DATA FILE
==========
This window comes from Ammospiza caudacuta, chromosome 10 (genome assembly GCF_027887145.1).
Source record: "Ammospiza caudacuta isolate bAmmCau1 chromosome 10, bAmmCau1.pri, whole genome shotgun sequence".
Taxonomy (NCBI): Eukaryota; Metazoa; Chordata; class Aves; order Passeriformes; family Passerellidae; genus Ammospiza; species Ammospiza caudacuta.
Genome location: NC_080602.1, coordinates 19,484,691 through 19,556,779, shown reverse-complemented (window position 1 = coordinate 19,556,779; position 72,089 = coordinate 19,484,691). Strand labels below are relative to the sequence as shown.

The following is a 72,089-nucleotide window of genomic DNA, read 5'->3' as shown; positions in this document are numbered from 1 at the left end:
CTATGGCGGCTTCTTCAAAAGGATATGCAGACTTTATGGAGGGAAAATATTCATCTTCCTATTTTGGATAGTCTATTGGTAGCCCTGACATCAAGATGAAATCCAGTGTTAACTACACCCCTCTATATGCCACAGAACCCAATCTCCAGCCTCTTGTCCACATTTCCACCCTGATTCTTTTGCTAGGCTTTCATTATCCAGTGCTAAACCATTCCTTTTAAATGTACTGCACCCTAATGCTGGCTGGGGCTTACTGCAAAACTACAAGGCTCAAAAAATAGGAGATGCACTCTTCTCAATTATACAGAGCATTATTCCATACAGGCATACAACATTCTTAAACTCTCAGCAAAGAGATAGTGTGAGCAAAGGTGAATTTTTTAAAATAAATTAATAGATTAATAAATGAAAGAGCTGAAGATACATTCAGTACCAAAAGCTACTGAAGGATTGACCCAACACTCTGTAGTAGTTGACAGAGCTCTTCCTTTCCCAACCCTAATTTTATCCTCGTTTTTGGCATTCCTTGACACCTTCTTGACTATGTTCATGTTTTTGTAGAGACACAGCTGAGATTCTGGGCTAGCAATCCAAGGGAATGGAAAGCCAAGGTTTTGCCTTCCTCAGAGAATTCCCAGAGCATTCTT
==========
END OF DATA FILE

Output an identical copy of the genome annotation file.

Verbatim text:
This window comes from Ammospiza caudacuta, chromosome 10 (genome assembly GCF_027887145.1).
Source record: "Ammospiza caudacuta isolate bAmmCau1 chromosome 10, bAmmCau1.pri, whole genome shotgun sequence".
Taxonomy (NCBI): Eukaryota; Metazoa; Chordata; class Aves; order Passeriformes; family Passerellidae; genus Ammospiza; species Ammospiza caudacuta.
Genome location: NC_080602.1, coordinates 19,484,691 through 19,556,779, shown reverse-complemented (window position 1 = coordinate 19,556,779; position 72,089 = coordinate 19,484,691). Strand labels below are relative to the sequence as shown.

The following is a 72,089-nucleotide window of genomic DNA, read 5'->3' as shown; positions in this document are numbered from 1 at the left end:
CTATGGCGGCTTCTTCAAAAGGATATGCAGACTTTATGGAGGGAAAATATTCATCTTCCTATTTTGGATAGTCTATTGGTAGCCCTGACATCAAGATGAAATCCAGTGTTAACTACACCCCTCTATATGCCACAGAACCCAATCTCCAGCCTCTTGTCCACATTTCCACCCTGATTCTTTTGCTAGGCTTTCATTATCCAGTGCTAAACCATTCCTTTTAAATGTACTGCACCCTAATGCTGGCTGGGGCTTACTGCAAAACTACAAGGCTCAAAAAATAGGAGATGCACTCTTCTCAATTATACAGAGCATTATTCCATACAGGCATACAACATTCTTAAACTCTCAGCAAAGAGATAGTGTGAGCAAAGGTGAATTTTTTAAAATAAATTAATAGATTAATAAATGAAAGAGCTGAAGATACATTCAGTACCAAAAGCTACTGAAGGATTGACCCAACACTCTGTAGTAGTTGACAGAGCTCTTCCTTTCCCAACCCTAATTTTATCCTCGTTTTTGGCATTCCTTGACACCTTCTTGACTATGTTCATGTTTTTGTAGAGACACAGCTGAGATTCTGGGCTAGCAATCCAAGGGAATGGAAAGCCAAGGTTTTGCCTTCCTCAGAGAATTCCCAGAGCATTCTT